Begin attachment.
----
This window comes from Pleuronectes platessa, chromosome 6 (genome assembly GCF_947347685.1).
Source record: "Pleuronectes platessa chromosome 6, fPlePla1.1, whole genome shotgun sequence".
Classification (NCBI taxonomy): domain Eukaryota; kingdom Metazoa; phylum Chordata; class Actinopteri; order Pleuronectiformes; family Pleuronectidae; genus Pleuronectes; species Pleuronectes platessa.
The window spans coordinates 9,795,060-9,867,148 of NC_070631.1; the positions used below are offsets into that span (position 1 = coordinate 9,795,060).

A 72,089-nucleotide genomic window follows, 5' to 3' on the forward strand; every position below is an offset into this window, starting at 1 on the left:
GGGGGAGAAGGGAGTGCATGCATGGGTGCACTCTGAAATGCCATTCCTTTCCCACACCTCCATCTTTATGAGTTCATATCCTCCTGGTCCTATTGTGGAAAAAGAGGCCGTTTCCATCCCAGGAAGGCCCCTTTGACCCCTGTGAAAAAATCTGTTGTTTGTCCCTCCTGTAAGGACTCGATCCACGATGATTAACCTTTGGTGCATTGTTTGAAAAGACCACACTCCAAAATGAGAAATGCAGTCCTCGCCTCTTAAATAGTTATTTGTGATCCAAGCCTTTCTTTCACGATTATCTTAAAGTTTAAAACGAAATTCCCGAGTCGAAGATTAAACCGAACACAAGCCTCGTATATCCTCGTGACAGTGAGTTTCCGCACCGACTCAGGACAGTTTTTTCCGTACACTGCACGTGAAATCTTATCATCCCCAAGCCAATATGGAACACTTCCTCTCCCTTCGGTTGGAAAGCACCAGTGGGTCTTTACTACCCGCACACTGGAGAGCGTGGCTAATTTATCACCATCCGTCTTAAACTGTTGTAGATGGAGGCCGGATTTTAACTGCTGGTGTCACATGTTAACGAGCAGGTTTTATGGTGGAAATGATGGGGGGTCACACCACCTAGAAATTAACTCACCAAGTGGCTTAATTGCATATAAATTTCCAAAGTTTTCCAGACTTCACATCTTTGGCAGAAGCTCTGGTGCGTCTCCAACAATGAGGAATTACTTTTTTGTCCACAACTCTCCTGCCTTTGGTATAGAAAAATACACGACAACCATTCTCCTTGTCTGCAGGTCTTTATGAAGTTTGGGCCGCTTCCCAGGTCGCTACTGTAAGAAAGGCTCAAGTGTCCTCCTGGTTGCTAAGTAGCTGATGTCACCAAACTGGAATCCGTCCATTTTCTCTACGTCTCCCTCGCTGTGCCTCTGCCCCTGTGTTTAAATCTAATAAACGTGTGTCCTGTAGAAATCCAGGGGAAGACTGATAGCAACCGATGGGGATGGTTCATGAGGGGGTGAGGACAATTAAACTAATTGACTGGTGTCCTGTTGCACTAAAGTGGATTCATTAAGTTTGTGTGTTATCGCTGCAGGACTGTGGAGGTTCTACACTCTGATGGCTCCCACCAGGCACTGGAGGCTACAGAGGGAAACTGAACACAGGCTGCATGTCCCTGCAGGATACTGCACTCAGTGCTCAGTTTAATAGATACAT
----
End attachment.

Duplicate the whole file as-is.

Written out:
This window comes from Pleuronectes platessa, chromosome 6 (genome assembly GCF_947347685.1).
Source record: "Pleuronectes platessa chromosome 6, fPlePla1.1, whole genome shotgun sequence".
Classification (NCBI taxonomy): domain Eukaryota; kingdom Metazoa; phylum Chordata; class Actinopteri; order Pleuronectiformes; family Pleuronectidae; genus Pleuronectes; species Pleuronectes platessa.
The window spans coordinates 9,795,060-9,867,148 of NC_070631.1; the positions used below are offsets into that span (position 1 = coordinate 9,795,060).

A 72,089-nucleotide genomic window follows, 5' to 3' on the forward strand; every position below is an offset into this window, starting at 1 on the left:
GGGGGAGAAGGGAGTGCATGCATGGGTGCACTCTGAAATGCCATTCCTTTCCCACACCTCCATCTTTATGAGTTCATATCCTCCTGGTCCTATTGTGGAAAAAGAGGCCGTTTCCATCCCAGGAAGGCCCCTTTGACCCCTGTGAAAAAATCTGTTGTTTGTCCCTCCTGTAAGGACTCGATCCACGATGATTAACCTTTGGTGCATTGTTTGAAAAGACCACACTCCAAAATGAGAAATGCAGTCCTCGCCTCTTAAATAGTTATTTGTGATCCAAGCCTTTCTTTCACGATTATCTTAAAGTTTAAAACGAAATTCCCGAGTCGAAGATTAAACCGAACACAAGCCTCGTATATCCTCGTGACAGTGAGTTTCCGCACCGACTCAGGACAGTTTTTTCCGTACACTGCACGTGAAATCTTATCATCCCCAAGCCAATATGGAACACTTCCTCTCCCTTCGGTTGGAAAGCACCAGTGGGTCTTTACTACCCGCACACTGGAGAGCGTGGCTAATTTATCACCATCCGTCTTAAACTGTTGTAGATGGAGGCCGGATTTTAACTGCTGGTGTCACATGTTAACGAGCAGGTTTTATGGTGGAAATGATGGGGGGTCACACCACCTAGAAATTAACTCACCAAGTGGCTTAATTGCATATAAATTTCCAAAGTTTTCCAGACTTCACATCTTTGGCAGAAGCTCTGGTGCGTCTCCAACAATGAGGAATTACTTTTTTGTCCACAACTCTCCTGCCTTTGGTATAGAAAAATACACGACAACCATTCTCCTTGTCTGCAGGTCTTTATGAAGTTTGGGCCGCTTCCCAGGTCGCTACTGTAAGAAAGGCTCAAGTGTCCTCCTGGTTGCTAAGTAGCTGATGTCACCAAACTGGAATCCGTCCATTTTCTCTACGTCTCCCTCGCTGTGCCTCTGCCCCTGTGTTTAAATCTAATAAACGTGTGTCCTGTAGAAATCCAGGGGAAGACTGATAGCAACCGATGGGGATGGTTCATGAGGGGGTGAGGACAATTAAACTAATTGACTGGTGTCCTGTTGCACTAAAGTGGATTCATTAAGTTTGTGTGTTATCGCTGCAGGACTGTGGAGGTTCTACACTCTGATGGCTCCCACCAGGCACTGGAGGCTACAGAGGGAAACTGAACACAGGCTGCATGTCCCTGCAGGATACTGCACTCAGTGCTCAGTTTAATAGATACAT